The Fashionable Guide to Marrakech
When you think of Marrakech, you might not immediately dub it a fashion capital. But the subtlety of its beauty—the regal architecture, the energy of the medina at dusk, the terracotta-hued buildings and expansive palm desert before the backdrop of the snow-capped Atlas Mountains—creates a poetic amalgam of wanderlust that has inspired fashion and art for centuries. Yves Saint Laurent, Serge Lutens, and Jacques Majorelle are among the famed group of creatives that fell under Marrakech’s spell and now have their own odes to the city in tangible form—from homes to museums, to architecture. With the surge of fashionable tourists that Marrakech has seen over the last decade, it’s clear that there is still much that inspires. Below, a very chic travel guide to the enchanting Moroccan city.
Without even leaving the hotel—that is, if you’re staying at the Royal Mansour– Marrakech has already exceeded your expectations. You can see so much of what makes Marrakech a fashion crowd favourite without even exiting the palace’s—err, the hotel’s—gates. Immediately you’re greeted by the abundant and eager staff (the staff to guest ratio is 10 to 1 and everyone speaks an impressive range of languages—from English to French to Arabic as lessons are available to all staff on the property). They’ll escort you through the five acres of palm and lemon tree-lined gardens that surround the 53 private terracotta-coloured riads.
Arrive at your private riad immediately feeling like the protagonist of your own fairytale. In true riad fashion, each home opens up to its own mini courtyard with a cascading fountain. The subtle opulence is characterized immediately by the velvet, brocade, and silk details throughout each of the several floors of every riad on the property. And in Marrakech, you can never forget to look up. The ceilings– wooden and hand-carved—add a modest regality to the already royal experience. The best amenity of all is that each riad comes complete with a rooftop private plunge pool where you can enjoy the afternoon sun while sipping Nana tea or eating breakfast in your canopy before the start of the day (brought to you by your personal butlers). The experience is only topped by a visit to the hotel’s world-renowned spa (don’t leave without booking a private hammam) and a reservation at La Grande Table Marocaine.
Serge Lutens House and Laboratory
A recluse himself, famous perfumer, Serge Lutens spent many years of his life building his enchanting home in the heart of the medina, which until recently has been Marrakech’s best-kept secret. The irony is that Lutens never actually lived in the home; he chose not to after spending 35 years designing and overseeing its construction. It wasn’t until recently that he opened it up for tours exclusive to Royal Mansour guests. Lutens’ love affair with Marrakech is evident in the interior design of the home. Inside, you’ll find darkly lit, yet decadently detailed and meticulously handcrafted sitting rooms that have seldom been used by Lutens himself, along with several other North-African inspired spaces and artefacts. It is an eerily elegant masterpiece nestled quietly in the heart of the Medina that is not to be missed.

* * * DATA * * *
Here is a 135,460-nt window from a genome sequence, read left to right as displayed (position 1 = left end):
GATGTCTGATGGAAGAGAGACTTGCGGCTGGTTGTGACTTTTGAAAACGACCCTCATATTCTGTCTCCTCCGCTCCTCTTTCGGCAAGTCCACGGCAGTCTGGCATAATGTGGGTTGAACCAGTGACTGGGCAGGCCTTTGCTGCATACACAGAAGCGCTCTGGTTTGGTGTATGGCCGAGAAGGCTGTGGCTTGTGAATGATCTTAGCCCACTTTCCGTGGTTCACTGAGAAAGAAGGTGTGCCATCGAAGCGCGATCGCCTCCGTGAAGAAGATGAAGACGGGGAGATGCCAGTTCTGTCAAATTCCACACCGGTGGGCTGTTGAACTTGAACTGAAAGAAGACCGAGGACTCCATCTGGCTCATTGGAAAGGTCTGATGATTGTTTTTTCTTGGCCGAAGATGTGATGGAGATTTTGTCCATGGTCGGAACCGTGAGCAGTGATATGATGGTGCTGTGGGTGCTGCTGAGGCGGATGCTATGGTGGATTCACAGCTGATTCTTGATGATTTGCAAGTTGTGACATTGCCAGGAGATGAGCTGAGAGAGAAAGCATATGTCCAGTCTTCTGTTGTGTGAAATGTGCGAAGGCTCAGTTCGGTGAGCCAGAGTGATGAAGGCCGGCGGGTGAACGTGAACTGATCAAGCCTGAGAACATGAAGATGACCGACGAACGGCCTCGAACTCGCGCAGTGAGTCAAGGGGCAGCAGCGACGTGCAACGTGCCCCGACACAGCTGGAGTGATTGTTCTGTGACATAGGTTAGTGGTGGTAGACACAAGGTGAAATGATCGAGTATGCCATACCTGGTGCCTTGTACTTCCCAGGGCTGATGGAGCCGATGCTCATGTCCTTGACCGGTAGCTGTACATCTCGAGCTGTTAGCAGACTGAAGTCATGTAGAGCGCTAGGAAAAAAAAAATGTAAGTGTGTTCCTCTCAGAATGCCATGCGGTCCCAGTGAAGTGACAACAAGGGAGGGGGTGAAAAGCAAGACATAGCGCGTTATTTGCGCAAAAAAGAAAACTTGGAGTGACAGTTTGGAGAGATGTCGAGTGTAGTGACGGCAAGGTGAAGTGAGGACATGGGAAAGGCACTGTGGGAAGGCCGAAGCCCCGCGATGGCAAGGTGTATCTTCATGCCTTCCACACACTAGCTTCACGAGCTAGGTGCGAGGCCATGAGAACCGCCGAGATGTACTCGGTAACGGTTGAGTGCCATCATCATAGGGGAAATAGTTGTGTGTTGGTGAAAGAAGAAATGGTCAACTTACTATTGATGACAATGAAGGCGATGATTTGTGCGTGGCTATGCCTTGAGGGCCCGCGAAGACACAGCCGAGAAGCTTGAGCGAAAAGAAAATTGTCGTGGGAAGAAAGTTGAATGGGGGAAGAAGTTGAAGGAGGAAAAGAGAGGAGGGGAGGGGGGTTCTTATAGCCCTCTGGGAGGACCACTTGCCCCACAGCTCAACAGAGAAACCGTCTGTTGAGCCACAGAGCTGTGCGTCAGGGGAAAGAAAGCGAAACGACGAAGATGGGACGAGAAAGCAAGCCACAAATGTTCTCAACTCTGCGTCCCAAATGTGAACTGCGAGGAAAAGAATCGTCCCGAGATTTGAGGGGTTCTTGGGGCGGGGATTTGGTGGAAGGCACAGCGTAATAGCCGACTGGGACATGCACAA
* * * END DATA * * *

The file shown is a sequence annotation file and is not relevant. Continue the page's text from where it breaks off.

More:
Musée Yves Saint Laurent
Algerian born, Yves Saint Laurent famously said, “The colours of Marrakech gave me colour.” In 1966, he bought a vacation home in the city that inspired much of his career. (Marrakech was so important to Saint Laurent that after his death, his ashes would be scattered in the Majorelle Gardens next door.) The museum, which opened in 2017 is unpretentious and easily digestible; it reveals a well-summarized and visually compelling scope of YSL’s career. Inside the terracotta-coloured building perched just beside the Jardin Majorelle, you’ll find a concise timeline and exhibit showcasing Saint Laurent’s life and designs that influenced decades of fashion.
It’s really no wonder that Jardin Majorelle is one of the most visited sights in Morocco. The natural beauty and colours of the two and a half acre botanical garden and landscape garden looks practically biblical. Created by the French Orientalist artist, Jacques Majorelle, it features a famously photographed Cubist villa in Majorelle blue designed by the French architect Paul Sinoir. Arrive early to enjoy a peaceful stroll before the large crowds.
Sidecar ride to Dar El Sadaka Sculpture Garden in Palmeraie
Take a ride through palm oasis, Palmeraie and end up at French visual artist, Jean-Francois Fourtou’s prolific family-owned villa, Dar El Sadaka (known for “House Fallen from the Sky” and the “Giant’s House”). The memorable day starts off by getting picked up from the Royal Mansour by Marrakech Insiders’ chic vintage sidecars. Cruise through Marrakech in style, taking in the sights and smells of the medina then onwards toward Palmeraie. Arrive at what can only be described as a scene out of Alice in Wonderland. Walk through Jean-Francois Fourtou’s fantasy world that will make you feel like a kid again with a surprise in every corner. End the day with a private lunch in the Giant’s House.
Shopping the Souks
Pack light before your trip as the souks are the highlight for many when visiting Marrakech. The city is practically synonymous with its energetic heart in the medina. If you need help navigating the bustling stalls of slippers, spices, soaps, silver, ceramics, rugs and throws, contact Mustapha (the self-proclaimed Marrakech GPS). He’ll take you through the busy markets by way of charming shortcuts and side streets that lead to chic hidden cafes like Dar Cherifa. Words to the wise: go in the AM to avoid crowds and start your bargain at half what asking price is. This article was originally published on L’Officiel Singapore.